The woman, who did not want to be named, says: “I was a business woman. I was confident, independent, and outgoing and he knocked it all out of me.
“I am going to be like that again. I have started counselling to re-build my confidence and my life. I will work again and I will make a better life for me and my kids. It won’t be easy but I know with the help I am getting here, that I will make it. I am not on my own anymore.”
Yet several employment posts are under threat at Rise, including the position of counsellor (government funded for 18.5 hours a week). Funding has been withdrawn at a time when the counselling service is oversubscribed – prior to March, the waiting list was 20 people.
Counselling is an important tool for recovery, yet it has proved difficult to fund. The post of Helpline worker is also under threat, as the budget can no longer fund the role in the year ahead. Since April, there has only been one helpline worker even though this creates enough work to keep at least three people busy full time.
Gail Gray, chief executive officer of Rise, says: “Rise services are already under-resourced and under-funded, and our funding is fragile from year to year. Brighton and Hove City Council has done its level best to protect the voluntary sector from the impact of the cuts, but the fact is they have less money to spend.”
Mrs Gray has also expressed concern over cuts to the police. Police receive a call a minute for assistance at a domestic abuse incident – around 1,300 calls a day. She says: “Cuts in police funding could impact on their ability to respond to domestic violence, which could increase murders. Cuts in benefits could impact on a woman’s ability to leave her situation as it would affect her ability to work.”
Mrs Gray’s latter point, relates to the cuts in benefits, which accompany the Welfare Reform Bill. These exacerbate the issue ensuring that, for many mothers with young children, leaving a violent relationship will no longer be a viable financial option.
There is little legal protection for women should they leave their partners. Legal aid is not readily available, without which, many women are not be able to protect their financial interests when they separate from a partner.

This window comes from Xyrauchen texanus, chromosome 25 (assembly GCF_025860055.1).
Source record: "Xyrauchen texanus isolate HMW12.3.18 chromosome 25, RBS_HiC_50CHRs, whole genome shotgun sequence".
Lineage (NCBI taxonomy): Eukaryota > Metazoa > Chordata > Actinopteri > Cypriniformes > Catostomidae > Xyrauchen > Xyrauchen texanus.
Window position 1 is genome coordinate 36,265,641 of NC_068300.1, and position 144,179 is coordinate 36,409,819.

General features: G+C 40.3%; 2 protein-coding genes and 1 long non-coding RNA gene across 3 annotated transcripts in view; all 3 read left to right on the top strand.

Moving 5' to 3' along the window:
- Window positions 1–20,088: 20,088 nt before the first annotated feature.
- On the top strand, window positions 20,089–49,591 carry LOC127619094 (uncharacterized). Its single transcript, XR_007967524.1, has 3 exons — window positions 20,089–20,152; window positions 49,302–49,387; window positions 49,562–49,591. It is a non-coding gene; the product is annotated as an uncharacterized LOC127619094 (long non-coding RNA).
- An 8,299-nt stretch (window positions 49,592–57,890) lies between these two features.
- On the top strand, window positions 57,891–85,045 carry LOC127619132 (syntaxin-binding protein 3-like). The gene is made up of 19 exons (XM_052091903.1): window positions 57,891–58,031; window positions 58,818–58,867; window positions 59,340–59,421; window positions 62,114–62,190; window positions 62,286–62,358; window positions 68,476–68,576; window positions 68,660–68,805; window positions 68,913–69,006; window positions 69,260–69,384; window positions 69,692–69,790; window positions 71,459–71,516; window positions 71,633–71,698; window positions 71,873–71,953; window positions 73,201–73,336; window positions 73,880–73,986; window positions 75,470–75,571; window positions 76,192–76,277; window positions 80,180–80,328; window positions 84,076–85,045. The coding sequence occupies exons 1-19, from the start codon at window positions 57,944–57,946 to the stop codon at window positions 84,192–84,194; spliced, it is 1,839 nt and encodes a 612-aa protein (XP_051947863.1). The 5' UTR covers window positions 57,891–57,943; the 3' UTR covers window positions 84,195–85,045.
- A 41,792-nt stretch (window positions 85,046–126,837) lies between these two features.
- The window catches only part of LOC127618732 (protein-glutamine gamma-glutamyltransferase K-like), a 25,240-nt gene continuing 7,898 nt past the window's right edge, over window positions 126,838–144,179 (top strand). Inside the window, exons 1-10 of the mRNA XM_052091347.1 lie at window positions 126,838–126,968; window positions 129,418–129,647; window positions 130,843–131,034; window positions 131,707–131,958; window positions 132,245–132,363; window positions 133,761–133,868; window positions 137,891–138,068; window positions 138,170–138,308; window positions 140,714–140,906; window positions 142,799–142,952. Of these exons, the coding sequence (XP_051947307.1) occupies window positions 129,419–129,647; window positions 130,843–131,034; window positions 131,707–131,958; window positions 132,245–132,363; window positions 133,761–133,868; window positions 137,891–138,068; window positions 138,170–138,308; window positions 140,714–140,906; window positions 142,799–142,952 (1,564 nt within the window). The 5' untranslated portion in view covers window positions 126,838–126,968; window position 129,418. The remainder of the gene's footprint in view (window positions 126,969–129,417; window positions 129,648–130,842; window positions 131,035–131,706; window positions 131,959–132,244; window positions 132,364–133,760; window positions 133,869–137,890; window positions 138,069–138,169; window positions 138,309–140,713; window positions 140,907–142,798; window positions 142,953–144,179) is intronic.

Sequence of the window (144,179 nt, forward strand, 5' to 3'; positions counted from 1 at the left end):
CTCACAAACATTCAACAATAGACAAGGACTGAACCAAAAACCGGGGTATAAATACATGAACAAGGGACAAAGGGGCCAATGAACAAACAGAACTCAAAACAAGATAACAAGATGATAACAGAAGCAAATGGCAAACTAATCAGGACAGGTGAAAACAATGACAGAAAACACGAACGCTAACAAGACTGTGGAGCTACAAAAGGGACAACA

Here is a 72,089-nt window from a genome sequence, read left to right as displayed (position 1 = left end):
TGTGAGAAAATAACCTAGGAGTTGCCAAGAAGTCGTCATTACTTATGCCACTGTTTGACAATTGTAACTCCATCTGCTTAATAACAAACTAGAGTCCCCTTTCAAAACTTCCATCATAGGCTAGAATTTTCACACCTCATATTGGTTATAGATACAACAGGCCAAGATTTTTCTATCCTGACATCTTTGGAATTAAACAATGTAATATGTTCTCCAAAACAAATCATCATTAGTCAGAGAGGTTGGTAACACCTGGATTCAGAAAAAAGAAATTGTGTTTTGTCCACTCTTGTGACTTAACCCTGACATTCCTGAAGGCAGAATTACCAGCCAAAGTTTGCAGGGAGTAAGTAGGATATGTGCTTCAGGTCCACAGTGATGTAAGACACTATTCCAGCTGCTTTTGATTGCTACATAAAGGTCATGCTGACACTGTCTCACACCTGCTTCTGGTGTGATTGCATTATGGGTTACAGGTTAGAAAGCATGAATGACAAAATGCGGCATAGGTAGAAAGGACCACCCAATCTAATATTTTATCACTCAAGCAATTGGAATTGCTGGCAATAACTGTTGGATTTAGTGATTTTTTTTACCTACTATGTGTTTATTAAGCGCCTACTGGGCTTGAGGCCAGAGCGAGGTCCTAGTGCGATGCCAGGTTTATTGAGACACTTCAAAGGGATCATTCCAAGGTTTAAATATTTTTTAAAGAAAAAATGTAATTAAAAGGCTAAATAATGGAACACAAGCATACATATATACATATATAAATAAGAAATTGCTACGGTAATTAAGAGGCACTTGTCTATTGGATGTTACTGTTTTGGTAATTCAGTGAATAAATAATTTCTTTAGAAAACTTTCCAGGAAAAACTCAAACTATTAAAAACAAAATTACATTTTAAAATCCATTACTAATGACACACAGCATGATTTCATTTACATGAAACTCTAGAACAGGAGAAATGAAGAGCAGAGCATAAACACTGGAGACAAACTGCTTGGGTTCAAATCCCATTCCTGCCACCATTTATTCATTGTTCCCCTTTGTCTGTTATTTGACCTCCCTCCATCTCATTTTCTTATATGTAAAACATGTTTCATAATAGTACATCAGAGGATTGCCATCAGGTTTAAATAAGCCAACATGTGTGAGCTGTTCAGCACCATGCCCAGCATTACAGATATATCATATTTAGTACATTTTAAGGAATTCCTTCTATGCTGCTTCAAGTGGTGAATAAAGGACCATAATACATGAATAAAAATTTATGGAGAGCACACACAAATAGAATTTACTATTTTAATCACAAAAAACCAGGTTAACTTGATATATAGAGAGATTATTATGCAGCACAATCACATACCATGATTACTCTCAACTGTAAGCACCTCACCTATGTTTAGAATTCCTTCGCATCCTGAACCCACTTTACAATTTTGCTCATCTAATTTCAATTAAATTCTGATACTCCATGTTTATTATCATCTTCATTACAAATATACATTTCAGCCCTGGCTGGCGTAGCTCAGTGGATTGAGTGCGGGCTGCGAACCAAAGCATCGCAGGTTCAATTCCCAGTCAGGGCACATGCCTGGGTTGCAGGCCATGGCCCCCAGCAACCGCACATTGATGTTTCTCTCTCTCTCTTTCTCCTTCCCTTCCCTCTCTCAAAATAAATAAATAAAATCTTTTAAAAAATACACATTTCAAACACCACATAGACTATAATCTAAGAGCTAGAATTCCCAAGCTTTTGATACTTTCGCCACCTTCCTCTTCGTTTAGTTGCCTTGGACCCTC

The fundamental concept of any justice system, which aspires to equality of opportunity, is that everyone should be able to exercise their human rights. However, it is the most vulnerable individuals in our society who are least able to secure justice without legal intervention.
Denise Marshall, chief executive of Eaves, which helps female victims of violence, returned the OBE she had been awarded for this work in protest at the cuts she believes will prevent her organisation from supplying adequate support to those who need it.
She told The Guardian: “To be told that we are all in this together and must make cuts like everyone else isn’t right, because we didn’t have enough money to begin with.”
If domestic violence charities were never given ample financial provision to provide a sufficient service, society cannot believe that women have achieved equality when it indicates there is no pressing issue to address.
Karen Moore, policy director for The Women’s Resource Centre, has highlighted the significance of these organisations. She says: “They deal with the most complex issues of our time…but these issues are not popular in terms of funding priorities, regardless of the devastating impact they have on our society.”
Local authorities are struggling with cuts, but they need to re-examine priorities to ensure that the needs of victims are met. If domestic violence charities are closed, then those women who would otherwise appeal to them are left isolated, incapable of exploiting the most precious asset available to them – their human rights.